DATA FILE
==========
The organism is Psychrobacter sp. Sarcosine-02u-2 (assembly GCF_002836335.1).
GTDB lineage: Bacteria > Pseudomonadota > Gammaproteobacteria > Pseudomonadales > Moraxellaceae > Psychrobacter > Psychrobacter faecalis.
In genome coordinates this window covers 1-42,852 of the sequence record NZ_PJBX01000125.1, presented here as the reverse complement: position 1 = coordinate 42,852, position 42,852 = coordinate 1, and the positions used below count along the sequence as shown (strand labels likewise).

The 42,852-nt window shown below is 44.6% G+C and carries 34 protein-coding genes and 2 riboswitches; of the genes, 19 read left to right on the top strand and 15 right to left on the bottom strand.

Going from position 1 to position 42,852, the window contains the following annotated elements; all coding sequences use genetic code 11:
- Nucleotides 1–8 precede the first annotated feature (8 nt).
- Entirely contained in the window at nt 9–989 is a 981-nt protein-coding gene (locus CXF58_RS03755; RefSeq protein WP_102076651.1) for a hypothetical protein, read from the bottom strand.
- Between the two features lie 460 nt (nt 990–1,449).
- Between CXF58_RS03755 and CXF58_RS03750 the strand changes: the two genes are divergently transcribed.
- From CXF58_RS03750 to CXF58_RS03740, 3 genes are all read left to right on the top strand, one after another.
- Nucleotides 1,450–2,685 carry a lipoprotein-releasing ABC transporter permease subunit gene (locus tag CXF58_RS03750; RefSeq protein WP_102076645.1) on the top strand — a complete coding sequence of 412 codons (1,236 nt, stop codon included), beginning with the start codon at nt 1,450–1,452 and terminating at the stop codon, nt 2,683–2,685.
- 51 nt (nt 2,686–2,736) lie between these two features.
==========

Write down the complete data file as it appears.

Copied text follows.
The organism is Psychrobacter sp. Sarcosine-02u-2 (assembly GCF_002836335.1).
GTDB lineage: Bacteria > Pseudomonadota > Gammaproteobacteria > Pseudomonadales > Moraxellaceae > Psychrobacter > Psychrobacter faecalis.
In genome coordinates this window covers 1-42,852 of the sequence record NZ_PJBX01000125.1, presented here as the reverse complement: position 1 = coordinate 42,852, position 42,852 = coordinate 1, and the positions used below count along the sequence as shown (strand labels likewise).

The 42,852-nt window shown below is 44.6% G+C and carries 34 protein-coding genes and 2 riboswitches; of the genes, 19 read left to right on the top strand and 15 right to left on the bottom strand.

Going from position 1 to position 42,852, the window contains the following annotated elements; all coding sequences use genetic code 11:
- Nucleotides 1–8 precede the first annotated feature (8 nt).
- Entirely contained in the window at nt 9–989 is a 981-nt protein-coding gene (locus CXF58_RS03755; RefSeq protein WP_102076651.1) for a hypothetical protein, read from the bottom strand.
- Between the two features lie 460 nt (nt 990–1,449).
- Between CXF58_RS03755 and CXF58_RS03750 the strand changes: the two genes are divergently transcribed.
- From CXF58_RS03750 to CXF58_RS03740, 3 genes are all read left to right on the top strand, one after another.
- Nucleotides 1,450–2,685 carry a lipoprotein-releasing ABC transporter permease subunit gene (locus tag CXF58_RS03750; RefSeq protein WP_102076645.1) on the top strand — a complete coding sequence of 412 codons (1,236 nt, stop codon included), beginning with the start codon at nt 1,450–1,452 and terminating at the stop codon, nt 2,683–2,685.
- 51 nt (nt 2,686–2,736) lie between these two features.